Why Didn't I Beat the Control
Experts weigh in on some common mistakes that can derail your control-beating efforts
By Tracy A. Gill
Ask any 10 direct marketers to list the characteristics of a good control, and you are likely to get dozens of different answers: concise, clear, dramatic, unique, directive, targeted, emotional, powerful. But there is one thing I think we all can agree good control packages have in common: They are difficult to beat.
If you are reading this article, you've probably learned that lesson the hard way; you went up against a control with a package you thought was a winner, only to learn after weeks of testing that you came up short.
So where did you go wrong? Why didn't you beat the control? To help you determine where you went foul, I spoke with some industry experts who expounded on common control-busting pitfalls and mistakes theyor, in many cases, their "friends" (wink, wink)have made.
Do Your Homework
A strong foundation in the basics, a good eye and a gut for what works are essential elements of success for a
direct mail creative, but there is just no substitute for solid research and competitive intelligence. It is tempting to take an assignment and run with all of your great ideas, but make sure to do your homework first; take the time to analyze:
* the control package,
* what has tested against it in the past, and
* what else is in the mail now.
The beginning is a very good place to start, indeed, when it comes to beating controls. "The control itself may have the seeds of a better package," says Alan Rosenspan, president of Newton, Mass.-based Alan Rosenspan & Associates. "You just have to find them."
The key is to understand the pros and cons of the control, so that you can create a package that builds on the good and eliminates the bad. "Analyze what it was that caused the [package] to succeed," says direct-response copywriter and author Herschell Gordon Lewis, creator of many long-term controls, including the 20-year-old Omaha Steaks package. "And why people who parallel buyers didn't respond to this particular approach."
The control isn't the only mailing that you need to keep an eye on. Packages that have mailed against the control in the past can be just as telling about what works, what doesn't and what hasn't even been tried.
"Look at your biggest losers and your biggest winners," says Jerry Roache, president of Jerry Roache Direct, a 22-year-old direct marketing agency based in Shrewsbury, N.J. "And ignore all the stuff in between because it doesn't tell you anything."
According to Roache, beating a control is all about identifying mailing trends and then either working with them or against them.
And don't forget to keep on top of what is going on in the industry (pardon the not-so-subtle plug), because it's not just the control you are up against. "In direct mail, your real competition is not just the other club or the other insurance card," says Roache. "It's whatever else is in the mail that day."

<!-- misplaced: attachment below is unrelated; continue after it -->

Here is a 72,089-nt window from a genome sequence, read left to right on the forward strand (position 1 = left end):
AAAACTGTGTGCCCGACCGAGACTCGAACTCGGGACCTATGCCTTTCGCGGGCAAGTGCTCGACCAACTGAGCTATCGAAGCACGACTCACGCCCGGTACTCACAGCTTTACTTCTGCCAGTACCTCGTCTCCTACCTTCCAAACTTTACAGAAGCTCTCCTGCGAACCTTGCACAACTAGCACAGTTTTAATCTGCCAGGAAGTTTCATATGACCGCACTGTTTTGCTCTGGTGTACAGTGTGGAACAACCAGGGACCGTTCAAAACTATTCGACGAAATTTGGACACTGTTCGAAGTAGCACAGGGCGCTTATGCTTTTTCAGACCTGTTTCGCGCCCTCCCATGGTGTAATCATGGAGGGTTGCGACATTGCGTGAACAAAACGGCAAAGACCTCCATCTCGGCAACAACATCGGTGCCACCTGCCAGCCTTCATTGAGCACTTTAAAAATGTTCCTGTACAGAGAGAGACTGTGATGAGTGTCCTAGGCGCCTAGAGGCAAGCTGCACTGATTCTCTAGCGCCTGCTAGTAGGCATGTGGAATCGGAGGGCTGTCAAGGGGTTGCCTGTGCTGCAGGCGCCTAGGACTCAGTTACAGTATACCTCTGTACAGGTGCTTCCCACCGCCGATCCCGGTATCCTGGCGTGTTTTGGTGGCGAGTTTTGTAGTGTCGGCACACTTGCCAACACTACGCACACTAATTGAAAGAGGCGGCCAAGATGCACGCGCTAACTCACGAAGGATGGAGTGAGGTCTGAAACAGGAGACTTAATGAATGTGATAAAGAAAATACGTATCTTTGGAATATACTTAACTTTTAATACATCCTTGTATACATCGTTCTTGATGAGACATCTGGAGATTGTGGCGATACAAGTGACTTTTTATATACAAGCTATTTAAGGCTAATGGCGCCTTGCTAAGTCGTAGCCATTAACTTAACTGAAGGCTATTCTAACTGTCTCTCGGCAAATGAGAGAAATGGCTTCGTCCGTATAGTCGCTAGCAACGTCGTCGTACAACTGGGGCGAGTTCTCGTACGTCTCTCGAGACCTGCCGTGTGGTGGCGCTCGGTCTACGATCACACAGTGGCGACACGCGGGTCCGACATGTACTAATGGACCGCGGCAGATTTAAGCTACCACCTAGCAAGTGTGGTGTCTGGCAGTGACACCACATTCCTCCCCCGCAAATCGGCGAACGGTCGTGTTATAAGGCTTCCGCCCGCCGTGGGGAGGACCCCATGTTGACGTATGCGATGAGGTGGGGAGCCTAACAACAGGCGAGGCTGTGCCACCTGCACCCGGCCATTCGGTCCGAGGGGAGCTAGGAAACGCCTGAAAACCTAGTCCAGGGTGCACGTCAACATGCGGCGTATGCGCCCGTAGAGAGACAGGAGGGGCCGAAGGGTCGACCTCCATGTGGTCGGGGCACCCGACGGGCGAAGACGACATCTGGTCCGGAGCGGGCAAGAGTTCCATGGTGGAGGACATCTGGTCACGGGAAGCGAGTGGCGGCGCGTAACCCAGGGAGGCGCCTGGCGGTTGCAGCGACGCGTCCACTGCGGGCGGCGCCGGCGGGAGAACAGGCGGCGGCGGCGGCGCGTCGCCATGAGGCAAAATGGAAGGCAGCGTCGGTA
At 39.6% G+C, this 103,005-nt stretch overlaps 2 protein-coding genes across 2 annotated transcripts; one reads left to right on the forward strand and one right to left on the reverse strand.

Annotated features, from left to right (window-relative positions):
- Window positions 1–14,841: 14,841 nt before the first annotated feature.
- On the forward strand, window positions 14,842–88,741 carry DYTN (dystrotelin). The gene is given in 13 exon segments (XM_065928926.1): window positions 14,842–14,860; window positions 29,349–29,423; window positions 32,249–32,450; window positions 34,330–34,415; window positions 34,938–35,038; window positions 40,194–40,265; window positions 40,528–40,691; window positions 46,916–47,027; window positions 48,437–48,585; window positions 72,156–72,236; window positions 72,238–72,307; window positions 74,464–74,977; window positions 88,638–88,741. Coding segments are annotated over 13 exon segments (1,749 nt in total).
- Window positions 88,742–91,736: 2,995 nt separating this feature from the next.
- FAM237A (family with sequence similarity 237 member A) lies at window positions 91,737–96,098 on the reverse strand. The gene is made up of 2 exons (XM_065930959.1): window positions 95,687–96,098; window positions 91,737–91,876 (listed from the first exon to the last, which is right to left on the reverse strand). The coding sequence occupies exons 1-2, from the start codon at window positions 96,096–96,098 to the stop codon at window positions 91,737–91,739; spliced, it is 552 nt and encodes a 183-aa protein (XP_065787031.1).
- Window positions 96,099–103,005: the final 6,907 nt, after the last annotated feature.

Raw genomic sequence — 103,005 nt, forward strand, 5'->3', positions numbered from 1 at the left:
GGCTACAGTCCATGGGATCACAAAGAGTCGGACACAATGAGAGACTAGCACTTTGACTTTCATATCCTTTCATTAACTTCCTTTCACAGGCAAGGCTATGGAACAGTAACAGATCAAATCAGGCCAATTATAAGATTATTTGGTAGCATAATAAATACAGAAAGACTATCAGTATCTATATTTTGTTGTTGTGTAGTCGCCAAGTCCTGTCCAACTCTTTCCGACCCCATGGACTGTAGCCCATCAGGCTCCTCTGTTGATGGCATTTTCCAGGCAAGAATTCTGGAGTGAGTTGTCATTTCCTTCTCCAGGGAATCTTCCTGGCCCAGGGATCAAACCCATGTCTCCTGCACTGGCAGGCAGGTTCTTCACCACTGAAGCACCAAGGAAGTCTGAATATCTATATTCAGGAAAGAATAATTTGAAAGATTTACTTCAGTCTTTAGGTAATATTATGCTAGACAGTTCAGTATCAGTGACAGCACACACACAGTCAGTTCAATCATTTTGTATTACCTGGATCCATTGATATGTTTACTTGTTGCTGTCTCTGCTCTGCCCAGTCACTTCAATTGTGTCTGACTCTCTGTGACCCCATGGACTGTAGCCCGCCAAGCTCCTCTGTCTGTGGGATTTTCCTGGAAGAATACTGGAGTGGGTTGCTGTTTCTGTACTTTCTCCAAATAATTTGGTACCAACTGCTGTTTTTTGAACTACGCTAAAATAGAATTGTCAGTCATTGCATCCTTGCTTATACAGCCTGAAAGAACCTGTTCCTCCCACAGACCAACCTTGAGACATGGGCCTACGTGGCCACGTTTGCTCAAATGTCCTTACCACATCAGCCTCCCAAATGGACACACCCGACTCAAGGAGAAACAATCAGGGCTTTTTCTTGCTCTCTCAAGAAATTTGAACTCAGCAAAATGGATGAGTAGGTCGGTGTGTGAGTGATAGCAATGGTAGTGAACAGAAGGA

Take a Chance
Too often, says Mark Bloom, vice president/creative director at TargetCom, a Chicago-based direct-response agency, direct marketers are afraid to take chances. This is an understandable reaction to shrinking testing budgets, but it eliminates many good ideas and reduces your chances of developing a package with real impact.
"Too many people in our profession run on tracks. 'This is the way I did it before for a circulation proposition and it's the way I'm not going to sell steaks,'" says Lewis. "But they just aren't parallel."
Staying open to new concepts and formats combats customer boredom and keeps you on track for that next break-through idea. When Smithsonian magazine's 9" x 12" closed-face outer envelope control lagged after years on top, the magazine went against the publishing voucher trend and took a chance on an 8-1/2" x 11" billboard mailing with acetate pouch. That innovative package beat the control by 83 percent and has been in the mail for the last nine years (see "Tale of a Nine-Year Control," May 2004).
Direct marketers also often eliminate ideas because they have seen them fail in the past. "Just because you tested something before, doesn't mean it won't work in the future, particularly if it's used in a different context," says Hugh Chewning, president of Irvine Calif.-based Chewning Direct Marketing.
Testing, Lewis points out, reveals only what works for a particular package at a particular time. "About 10 years ago, for an upscale magazine," recalls Lewis, "I had a double postcard that outpulled a lavish jumbo mailing with four-color inserts, not only dollar for dollar, but piece for piece. I don't think that would happen today, but it did happen then, when double postcards were working."
And Now For Something Completely Different
Going out on the proverbial marketing limb can be rewarding, but only if the situation calls for it. Radical changes sometimes can be the way to beat a control, but make sure your plan of attack is based on your knowledge of the product, audience and marketplace, not just your desire to do something different.